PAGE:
Data and code from: Predicting the fundamental thermal niche of ectotherms
Data files
Mar 04, 2024 version files 242.09 KB

BagradaAmort

BagradaFec

BagradaJmort

BagradaMatRate

HarlequinAmort

HarlequinFec

HarlequinJmort

HarlequinMatRate

README.md

rFromMathematicaB2023.csv

rFromMathematicaH2023.csv
Abstract
Climate warming is predicted to increase mean temperatures and thermal extremes on a global scale. Because their body temperature depends on the environmental temperature, ectotherms bear the full brunt of climate warming. Predicting the impact of climate warming on ectotherm diversity and distributions requires a framework that can translate temperature effects on ectotherm life history traits into population and communitylevel outcomes. Here we present a mechanistic theoretical framework that can predict the fundamental thermal niche and climate envelope of ectotherm species based on how temperature affects the underlying life history traits. The advantage of this framework is twofold. First, it can translate temperature effects on the phenotypic traits of individual organisms to populationlevel patterns observed in nature. Second, it can predict thermal niches and climate envelopes based solely on trait response data and hence completely independently of any populationlevel information. We find that the temperature at which the intrinsic growth rate is maximized exceeds the temperature at which abundance is maximized under densitydependent growth. As a result, the temperature at which a species will increase the fastest when rare is lower than the temperature at which it will recover from a perturbation the fastest when abundant. We test model predictions using data from a nativeinvasive interaction to identify the temperatures at which the invader can most easily invade the native's habitat, and the native species is most likely to resist the invader. The framework is sufficiently mechanistic to yield reliable predictions for individual species, and sufficiently broad to apply across a range of ectothermic taxa. This ability to predict the thermal niche before a species encounters a new thermal environment is essential to mitigating some of the major effects of climate change on ectotherm populations around the globe.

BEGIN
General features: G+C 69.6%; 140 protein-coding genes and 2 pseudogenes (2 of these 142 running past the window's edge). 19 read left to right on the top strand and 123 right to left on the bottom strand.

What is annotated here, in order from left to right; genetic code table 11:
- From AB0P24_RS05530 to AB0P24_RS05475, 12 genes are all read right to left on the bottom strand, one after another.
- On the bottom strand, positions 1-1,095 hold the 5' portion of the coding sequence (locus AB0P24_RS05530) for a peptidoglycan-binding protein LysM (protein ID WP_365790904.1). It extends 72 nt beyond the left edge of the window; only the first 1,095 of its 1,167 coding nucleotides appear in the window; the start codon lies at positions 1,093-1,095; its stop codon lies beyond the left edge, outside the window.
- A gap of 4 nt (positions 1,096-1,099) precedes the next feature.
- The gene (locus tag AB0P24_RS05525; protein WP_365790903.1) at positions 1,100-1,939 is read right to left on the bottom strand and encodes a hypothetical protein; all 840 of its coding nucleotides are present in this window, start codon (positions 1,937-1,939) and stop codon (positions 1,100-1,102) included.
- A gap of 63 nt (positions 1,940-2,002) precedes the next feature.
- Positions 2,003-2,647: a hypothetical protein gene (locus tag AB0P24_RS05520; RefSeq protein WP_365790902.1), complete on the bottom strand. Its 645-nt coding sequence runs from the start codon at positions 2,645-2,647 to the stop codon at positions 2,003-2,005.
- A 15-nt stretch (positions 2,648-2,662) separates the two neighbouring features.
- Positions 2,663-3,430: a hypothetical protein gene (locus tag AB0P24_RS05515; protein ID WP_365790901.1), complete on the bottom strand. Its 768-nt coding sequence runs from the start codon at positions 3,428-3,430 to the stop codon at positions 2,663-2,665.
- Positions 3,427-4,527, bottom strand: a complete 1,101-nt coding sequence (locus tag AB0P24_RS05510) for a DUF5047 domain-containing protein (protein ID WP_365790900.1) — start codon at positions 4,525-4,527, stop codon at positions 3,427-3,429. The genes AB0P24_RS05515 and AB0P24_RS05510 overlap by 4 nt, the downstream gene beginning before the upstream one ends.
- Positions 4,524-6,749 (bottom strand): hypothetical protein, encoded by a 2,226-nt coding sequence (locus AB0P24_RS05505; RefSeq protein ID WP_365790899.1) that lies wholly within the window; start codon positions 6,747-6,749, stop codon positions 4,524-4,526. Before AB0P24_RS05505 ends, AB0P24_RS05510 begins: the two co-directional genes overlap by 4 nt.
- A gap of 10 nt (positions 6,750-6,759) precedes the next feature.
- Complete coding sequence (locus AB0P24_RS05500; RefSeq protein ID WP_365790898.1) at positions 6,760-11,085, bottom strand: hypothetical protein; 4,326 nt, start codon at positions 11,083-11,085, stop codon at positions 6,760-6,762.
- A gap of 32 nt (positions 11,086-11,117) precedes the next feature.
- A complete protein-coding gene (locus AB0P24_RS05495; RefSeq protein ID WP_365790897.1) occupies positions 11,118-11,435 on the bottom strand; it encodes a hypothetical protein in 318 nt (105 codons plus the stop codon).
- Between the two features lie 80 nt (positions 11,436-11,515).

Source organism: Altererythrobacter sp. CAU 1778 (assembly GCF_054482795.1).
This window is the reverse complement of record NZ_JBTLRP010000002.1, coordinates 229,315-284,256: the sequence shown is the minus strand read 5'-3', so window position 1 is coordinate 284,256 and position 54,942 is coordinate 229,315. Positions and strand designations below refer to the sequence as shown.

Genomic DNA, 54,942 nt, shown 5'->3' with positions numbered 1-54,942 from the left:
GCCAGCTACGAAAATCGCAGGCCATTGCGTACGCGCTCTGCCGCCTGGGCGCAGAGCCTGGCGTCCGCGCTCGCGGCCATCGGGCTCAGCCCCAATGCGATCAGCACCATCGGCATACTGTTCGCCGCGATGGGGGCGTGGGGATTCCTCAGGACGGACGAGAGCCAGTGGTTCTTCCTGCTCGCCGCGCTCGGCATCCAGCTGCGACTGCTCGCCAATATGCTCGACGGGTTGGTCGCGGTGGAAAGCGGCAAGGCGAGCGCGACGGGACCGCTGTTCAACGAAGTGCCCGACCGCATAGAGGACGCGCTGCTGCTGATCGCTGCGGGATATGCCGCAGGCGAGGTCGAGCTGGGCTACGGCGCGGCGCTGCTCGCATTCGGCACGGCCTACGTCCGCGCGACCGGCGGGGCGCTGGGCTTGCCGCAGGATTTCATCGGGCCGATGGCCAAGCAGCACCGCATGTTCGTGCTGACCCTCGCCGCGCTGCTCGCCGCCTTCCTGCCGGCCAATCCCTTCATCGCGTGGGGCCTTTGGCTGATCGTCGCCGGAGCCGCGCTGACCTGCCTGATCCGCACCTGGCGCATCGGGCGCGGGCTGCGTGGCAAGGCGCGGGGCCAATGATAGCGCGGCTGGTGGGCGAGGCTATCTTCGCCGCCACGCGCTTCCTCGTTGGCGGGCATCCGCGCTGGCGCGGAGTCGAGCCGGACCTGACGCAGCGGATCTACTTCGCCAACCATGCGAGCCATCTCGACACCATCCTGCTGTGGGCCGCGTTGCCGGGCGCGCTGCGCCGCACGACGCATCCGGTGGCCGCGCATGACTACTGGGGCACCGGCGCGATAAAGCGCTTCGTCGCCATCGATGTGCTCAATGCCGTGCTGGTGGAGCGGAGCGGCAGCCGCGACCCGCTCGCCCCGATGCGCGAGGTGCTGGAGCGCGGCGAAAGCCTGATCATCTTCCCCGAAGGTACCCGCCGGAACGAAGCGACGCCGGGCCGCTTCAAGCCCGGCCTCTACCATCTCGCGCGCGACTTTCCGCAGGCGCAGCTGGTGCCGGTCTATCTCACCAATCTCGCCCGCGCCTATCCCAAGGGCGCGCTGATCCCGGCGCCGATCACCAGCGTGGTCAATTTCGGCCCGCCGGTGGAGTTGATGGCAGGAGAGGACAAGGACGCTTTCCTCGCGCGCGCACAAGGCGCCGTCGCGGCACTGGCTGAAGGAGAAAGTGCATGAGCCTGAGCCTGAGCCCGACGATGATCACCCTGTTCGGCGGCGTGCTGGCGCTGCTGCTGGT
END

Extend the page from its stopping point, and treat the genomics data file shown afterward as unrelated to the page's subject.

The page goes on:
README
## Description of the data and file structure
This repository includes the following files:
Bagrada and harlequin data files containing the life history trait response data of the bagrada and harlequin bugs. These include the following files in csv format:
1) BagradaAmort: columns are Temp.K (temperature in degrees Kelvin), Average.rate.per.day (average adult deaths per day), 95.CI.min (lower 95% confidence interval), 95.CI.max (upper 95% confidence interval), SE (standard error)
2) BagradaFec: columns are Temp.K (temperature in degrees Kelvin), Average.rate.per.day (average eggs laid per female per day), 95.CI.min (lower 95% confidence interval), 95.CI.max (upper 95% confidence interval), SE (standard error)
3) BagradaJmort: columns are Temp.K (temperature in degrees Kelvin), Average.rate.per.day (average juvenile deaths per day), 95.CI.min (lower 95% confidence interval), 95.CI.max (upper 95% confidence interval), SE (standard error)